Retroism is nothing new in modern music. In fact, mining the past for ideas has been a major element of the past decade, for both good and bad. Some acts make their intentions less obvious; only nicking a particular sound, or distilling their sound from multiple sources.
Then you’ve got Raphael Saadiq.
Stone Rollin’ doesn’t exactly borrow elements from Motown and 70’s R&B as much as present those sounds in the form of a modern record. The mix might be a bit too clean for true authenticity, but the organic instrumentation of Stone Rollin’ and Jack White style vintage production make it a damn good fake. The bluesy stomp of opener “Heart Attack” gets the album off to a good start, and the string-bedecked “Go to Hell” (a song that sounds much prettier than its name would imply) keep the good vibes going.
But it’s not until the stop-start classic rock ‘n roll “Radio” that the album becomes fantastic. Drums, bass, and guitar (all played by Saadiq) create an absolutely infectious groove with call and response vocals, and Saadiq sounds like he’s having the time of his life on the vocals. That energy stays up on the melancholy “Over You”, which sports an absolutely stellar drum beat. Even though the number of actual people involved on each track might be relatively small, some of these songs sound like full party affairs. The title track features plenty of layered vocals, guitars, and an absolutely kickass bassline; a standout.
But the project would fall apart without Saadiq holding it together. Aside from playing and arranging instruments and whip-smart lyrics, Saadiq’s also a versatile and capable vocalist. He can sound sticky sweet on “Heart Attack”, playful on the Ray Charles-inspired “Day Dream”, and heartbroken on “Good Man”. His level of craft on Stone Rollin’ is also commendable; the arrangements are clever and natural, and each song is incredibly well put together.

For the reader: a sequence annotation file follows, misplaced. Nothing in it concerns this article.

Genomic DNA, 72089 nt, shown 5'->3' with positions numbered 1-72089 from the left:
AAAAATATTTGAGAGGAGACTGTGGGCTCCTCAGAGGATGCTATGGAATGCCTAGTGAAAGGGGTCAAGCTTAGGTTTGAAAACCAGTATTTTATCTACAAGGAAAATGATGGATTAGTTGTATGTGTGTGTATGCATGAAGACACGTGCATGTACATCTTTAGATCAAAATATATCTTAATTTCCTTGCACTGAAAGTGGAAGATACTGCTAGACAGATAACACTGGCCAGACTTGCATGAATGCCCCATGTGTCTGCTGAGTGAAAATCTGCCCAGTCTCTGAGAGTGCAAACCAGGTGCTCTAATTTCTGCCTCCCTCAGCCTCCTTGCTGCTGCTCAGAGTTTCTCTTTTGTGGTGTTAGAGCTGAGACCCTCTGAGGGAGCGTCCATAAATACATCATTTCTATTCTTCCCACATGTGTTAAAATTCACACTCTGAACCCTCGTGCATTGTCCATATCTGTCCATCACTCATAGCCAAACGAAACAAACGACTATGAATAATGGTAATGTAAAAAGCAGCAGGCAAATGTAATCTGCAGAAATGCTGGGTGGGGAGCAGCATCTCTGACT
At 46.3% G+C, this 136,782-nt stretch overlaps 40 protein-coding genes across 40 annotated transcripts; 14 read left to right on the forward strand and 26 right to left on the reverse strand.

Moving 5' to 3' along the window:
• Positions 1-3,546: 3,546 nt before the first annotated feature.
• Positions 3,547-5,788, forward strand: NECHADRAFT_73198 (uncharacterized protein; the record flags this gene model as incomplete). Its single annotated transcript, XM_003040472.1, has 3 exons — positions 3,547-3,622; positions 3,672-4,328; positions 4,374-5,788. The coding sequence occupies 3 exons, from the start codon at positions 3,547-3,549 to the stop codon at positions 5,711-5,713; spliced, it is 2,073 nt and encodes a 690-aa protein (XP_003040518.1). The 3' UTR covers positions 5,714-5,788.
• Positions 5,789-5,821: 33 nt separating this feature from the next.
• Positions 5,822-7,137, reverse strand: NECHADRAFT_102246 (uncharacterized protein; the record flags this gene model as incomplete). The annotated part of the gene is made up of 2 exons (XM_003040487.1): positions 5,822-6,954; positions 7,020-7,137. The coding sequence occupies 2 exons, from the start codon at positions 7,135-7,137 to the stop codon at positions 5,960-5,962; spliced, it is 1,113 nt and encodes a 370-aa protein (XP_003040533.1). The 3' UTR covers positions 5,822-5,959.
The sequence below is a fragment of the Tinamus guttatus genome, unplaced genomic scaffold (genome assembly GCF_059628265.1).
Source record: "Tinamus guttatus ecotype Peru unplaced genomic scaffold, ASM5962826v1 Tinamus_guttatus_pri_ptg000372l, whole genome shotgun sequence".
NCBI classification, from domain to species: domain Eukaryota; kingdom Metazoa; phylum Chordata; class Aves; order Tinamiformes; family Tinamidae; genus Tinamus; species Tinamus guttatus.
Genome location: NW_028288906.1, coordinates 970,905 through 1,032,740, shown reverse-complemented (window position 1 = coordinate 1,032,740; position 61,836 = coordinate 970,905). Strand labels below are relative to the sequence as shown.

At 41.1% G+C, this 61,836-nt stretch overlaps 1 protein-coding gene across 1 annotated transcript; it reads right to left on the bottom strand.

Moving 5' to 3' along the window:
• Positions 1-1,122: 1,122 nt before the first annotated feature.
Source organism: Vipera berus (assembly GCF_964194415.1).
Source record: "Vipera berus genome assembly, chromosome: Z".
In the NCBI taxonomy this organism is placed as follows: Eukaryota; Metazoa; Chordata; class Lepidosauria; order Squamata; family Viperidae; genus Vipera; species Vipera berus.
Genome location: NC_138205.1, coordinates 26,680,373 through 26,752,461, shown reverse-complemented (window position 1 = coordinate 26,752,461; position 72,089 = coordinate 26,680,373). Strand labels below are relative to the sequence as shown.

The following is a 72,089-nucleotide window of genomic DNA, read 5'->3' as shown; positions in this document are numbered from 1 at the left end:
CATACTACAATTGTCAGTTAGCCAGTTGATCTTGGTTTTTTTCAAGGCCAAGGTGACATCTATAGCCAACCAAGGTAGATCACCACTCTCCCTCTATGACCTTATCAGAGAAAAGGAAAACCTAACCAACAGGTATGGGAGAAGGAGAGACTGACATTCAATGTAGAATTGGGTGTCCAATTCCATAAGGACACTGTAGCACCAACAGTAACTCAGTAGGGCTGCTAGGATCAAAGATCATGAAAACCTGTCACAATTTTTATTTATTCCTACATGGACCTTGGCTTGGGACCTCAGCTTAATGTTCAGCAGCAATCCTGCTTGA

The end of the album is propped up by string of three excellent songs. No other song stretches as much musical muscle as “Just Don’t”; intricate guitar riffs, thumping basslines, string sections, and gang vocals bounce around the song’s first half before the listener is treated to an extended outro jam (discounting the silence between “The Answer” and the hidden track). “Good Man” gets a little darker, and the song is much less grounded. Even with a strong beat and a genuinely downtrodden vocal by Saadiq, “Good Man”‘s best quality is the female-sung hook. Continuing on that dark path, “The Answer” finds Saadiq reflecting on his city upbringing, but supported with a marching band drum beat and up and down strings that help the song rise and fall.
But despite the seriousness of those last songs, Stone Rollin’ never feels anything short of a damn good time. The only criticism I can level against it is that it can sound a little too singular at times, but when the music is this good, I’m willing to enjoy a little sameness. And that sameness doesn’t quash the infectious groove of “Radio”, the old school seductiveness on “Stone Rollin'”, or the determination of “The Answer”. Everyone whose ever had the slightest inclination towards Motown will adore Stone Rollin’, 5/5 stars.
tl;dr: Raphael Saadiq makes one of this year’s best records by looking to the past, 5/5.